The building demonstrates the many ways in which buildings could be expanded and is a locally unusual example of a large dairy barn.
This elaborate T-shaped building has been enlarged several times, including the addition of a new dairy floor with stalls (identifiable from the exterior by the windows) underneath the already existing building. A Colonial Revival addition with a bell-cast gambrel roof was also added to the rear of the building. The main structure, which was constructed with a sawn square-rule frame, contains several Italianate-style elements including round-headed windows in the gables and a ventilator with arches and brackets. The building also retains its hay track and elements of its fork mechanism as well as the large doors, now on the second floor, from the period before the ground level stalls.
The building is one of the few dedicated stables in the town.
The building appears to have been constructed as a dedicated stable, with stalls clearly designed to house horses. It is a gable-roofed building with a pair of vertically aligned 6-light windows in the gable with a sliding door to the north of the lower window and a pair of sliding doors in the middle of the southern eaves side of the building.
The oldest barns still found in the state are called the “English Barn,” “side-entry barn,” “eave entry,” or a 30 x 40. They are simple buildings with rectangular plan, pitched gable roof, and a door or doors located on one or both of the “eave” sides of the building based on the grain warehouses of
the English colonists’ homeland. The New England barn or gable front barn was the successor to the English barn and relies on a gable entry rather than an entry under the eaves. The gable front offers many practical advantages. Roofs drain off the side, rather than flooding the dooryard. Although it was seen by many as an improvement over the earlier side entry English Barn, the New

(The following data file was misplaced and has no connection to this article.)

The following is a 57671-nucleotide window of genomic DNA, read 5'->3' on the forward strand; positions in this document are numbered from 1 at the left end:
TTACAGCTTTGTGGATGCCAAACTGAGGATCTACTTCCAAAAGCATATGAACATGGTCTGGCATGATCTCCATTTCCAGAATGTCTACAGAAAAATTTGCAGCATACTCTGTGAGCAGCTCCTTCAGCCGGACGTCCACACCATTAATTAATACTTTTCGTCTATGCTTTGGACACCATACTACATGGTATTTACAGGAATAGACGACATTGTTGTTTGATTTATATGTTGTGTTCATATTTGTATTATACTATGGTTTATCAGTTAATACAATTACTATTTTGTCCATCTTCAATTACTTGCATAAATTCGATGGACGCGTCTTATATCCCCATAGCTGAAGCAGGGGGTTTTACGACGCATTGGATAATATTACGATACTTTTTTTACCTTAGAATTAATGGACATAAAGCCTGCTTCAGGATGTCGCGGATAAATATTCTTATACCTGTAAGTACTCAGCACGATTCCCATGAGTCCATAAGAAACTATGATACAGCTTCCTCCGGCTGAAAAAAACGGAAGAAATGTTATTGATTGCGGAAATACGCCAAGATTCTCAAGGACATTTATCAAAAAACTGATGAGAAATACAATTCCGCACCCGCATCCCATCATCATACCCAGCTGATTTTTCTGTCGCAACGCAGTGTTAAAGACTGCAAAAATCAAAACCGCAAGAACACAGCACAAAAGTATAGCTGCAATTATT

England barn did not replace its predecessor but rather coexisted with it. It this case, both an eave entry and a gable entry are used.
The term dairy barn is used as early as the 18th century (along with “cow house”). Modern dairy barns are characterized by their interior arrangements of stanchions and gutters to facilitate milking and the removal of manure. In some cases this is just a few stalls in the corner of a barn, in others it can be a large barn dedicated to that single purpose.
Barn I: This barn sits in a cleared area close to the main house on the property, in front of a paddock and stable in the rear. Its main gable is perpendicular to the road. The area is generally wooded.
Barn II: This building sits next to a paddock at the rear of the property, hidden from the street by the large barn on the property.
James Sexton, PhD - KY
Sexton, James, The Town of Redding Historic Outbuildings Survey, April, 2011.
Sexton, James, PhD; Survey Narrative of the Connecticut Barn, Connecticut Trust for Historic Preservation, Hamden, CT, 2005, http://www.connecticutbarns.org/history.
Visser, Thomas D.,Field Guide to New England Barns and Farm Buildings, University Press of New England, 1997, 213 pages.
Redding Assessor’s Database:
http://data.visionappraisal.com/ReddingCT/search.asp - 4/30/2011.
http://www.bing.com/maps - 4/30/2011.